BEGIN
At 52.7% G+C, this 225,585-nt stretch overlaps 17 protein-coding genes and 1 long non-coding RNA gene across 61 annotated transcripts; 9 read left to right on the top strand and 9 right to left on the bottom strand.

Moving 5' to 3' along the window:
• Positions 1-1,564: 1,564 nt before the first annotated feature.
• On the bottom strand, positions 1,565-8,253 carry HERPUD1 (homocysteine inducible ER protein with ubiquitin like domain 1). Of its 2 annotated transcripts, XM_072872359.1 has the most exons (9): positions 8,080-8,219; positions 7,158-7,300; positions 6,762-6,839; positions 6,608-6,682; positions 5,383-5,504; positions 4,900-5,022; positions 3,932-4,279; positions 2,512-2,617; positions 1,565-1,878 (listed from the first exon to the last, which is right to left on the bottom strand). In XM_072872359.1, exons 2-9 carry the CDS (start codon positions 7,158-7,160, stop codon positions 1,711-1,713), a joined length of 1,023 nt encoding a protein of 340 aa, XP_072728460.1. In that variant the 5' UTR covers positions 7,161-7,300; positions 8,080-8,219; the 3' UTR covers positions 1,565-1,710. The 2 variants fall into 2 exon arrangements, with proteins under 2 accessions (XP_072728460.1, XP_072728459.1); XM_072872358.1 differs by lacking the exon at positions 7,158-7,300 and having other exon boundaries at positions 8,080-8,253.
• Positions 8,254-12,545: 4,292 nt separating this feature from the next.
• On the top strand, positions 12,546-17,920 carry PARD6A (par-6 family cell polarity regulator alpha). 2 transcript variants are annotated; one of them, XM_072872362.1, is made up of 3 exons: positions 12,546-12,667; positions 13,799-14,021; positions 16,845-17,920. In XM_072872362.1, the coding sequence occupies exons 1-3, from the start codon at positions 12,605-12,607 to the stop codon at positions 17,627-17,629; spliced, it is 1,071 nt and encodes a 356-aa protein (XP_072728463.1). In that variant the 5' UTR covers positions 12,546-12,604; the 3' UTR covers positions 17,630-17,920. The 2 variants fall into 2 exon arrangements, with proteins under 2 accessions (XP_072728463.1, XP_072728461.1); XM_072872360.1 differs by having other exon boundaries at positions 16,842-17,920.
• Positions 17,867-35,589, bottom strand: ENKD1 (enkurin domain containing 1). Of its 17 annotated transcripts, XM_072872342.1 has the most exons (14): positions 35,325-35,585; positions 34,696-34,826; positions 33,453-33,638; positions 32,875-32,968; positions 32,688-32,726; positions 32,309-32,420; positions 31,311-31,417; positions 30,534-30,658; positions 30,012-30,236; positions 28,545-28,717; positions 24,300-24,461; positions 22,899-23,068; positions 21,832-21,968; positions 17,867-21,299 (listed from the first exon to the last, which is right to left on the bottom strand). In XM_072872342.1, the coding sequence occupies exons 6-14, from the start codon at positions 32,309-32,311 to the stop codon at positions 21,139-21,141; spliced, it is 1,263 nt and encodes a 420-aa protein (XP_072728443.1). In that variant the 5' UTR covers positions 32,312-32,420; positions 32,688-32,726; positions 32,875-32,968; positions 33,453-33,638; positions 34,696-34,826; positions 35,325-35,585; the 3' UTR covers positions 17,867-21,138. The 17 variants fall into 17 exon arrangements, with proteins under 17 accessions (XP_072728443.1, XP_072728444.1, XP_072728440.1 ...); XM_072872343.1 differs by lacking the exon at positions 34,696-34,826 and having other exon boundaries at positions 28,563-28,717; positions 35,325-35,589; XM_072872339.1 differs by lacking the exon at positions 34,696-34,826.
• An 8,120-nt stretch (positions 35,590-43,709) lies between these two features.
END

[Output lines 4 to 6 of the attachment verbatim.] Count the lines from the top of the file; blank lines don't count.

• On the bottom strand, positions 1,565-8,253 carry HERPUD1 (homocysteine inducible ER protein with ubiquitin like domain 1). Of its 2 annotated transcripts, XM_072872359.1 has the most exons (9): positions 8,080-8,219; positions 7,158-7,300; positions 6,762-6,839; positions 6,608-6,682; positions 5,383-5,504; positions 4,900-5,022; positions 3,932-4,279; positions 2,512-2,617; positions 1,565-1,878 (listed from the first exon to the last, which is right to left on the bottom strand). In XM_072872359.1, exons 2-9 carry the CDS (start codon positions 7,158-7,160, stop codon positions 1,711-1,713), a joined length of 1,023 nt encoding a protein of 340 aa, XP_072728460.1. In that variant the 5' UTR covers positions 7,161-7,300; positions 8,080-8,219; the 3' UTR covers positions 1,565-1,710. The 2 variants fall into 2 exon arrangements, with proteins under 2 accessions (XP_072728460.1, XP_072728459.1); XM_072872358.1 differs by lacking the exon at positions 7,158-7,300 and having other exon boundaries at positions 8,080-8,253.
• Positions 8,254-12,545: 4,292 nt separating this feature from the next.
• On the top strand, positions 12,546-17,920 carry PARD6A (par-6 family cell polarity regulator alpha). 2 transcript variants are annotated; one of them, XM_072872362.1, is made up of 3 exons: positions 12,546-12,667; positions 13,799-14,021; positions 16,845-17,920. In XM_072872362.1, the coding sequence occupies exons 1-3, from the start codon at positions 12,605-12,607 to the stop codon at positions 17,627-17,629; spliced, it is 1,071 nt and encodes a 356-aa protein (XP_072728463.1). In that variant the 5' UTR covers positions 12,546-12,604; the 3' UTR covers positions 17,630-17,920. The 2 variants fall into 2 exon arrangements, with proteins under 2 accessions (XP_072728463.1, XP_072728461.1); XM_072872360.1 differs by having other exon boundaries at positions 16,842-17,920.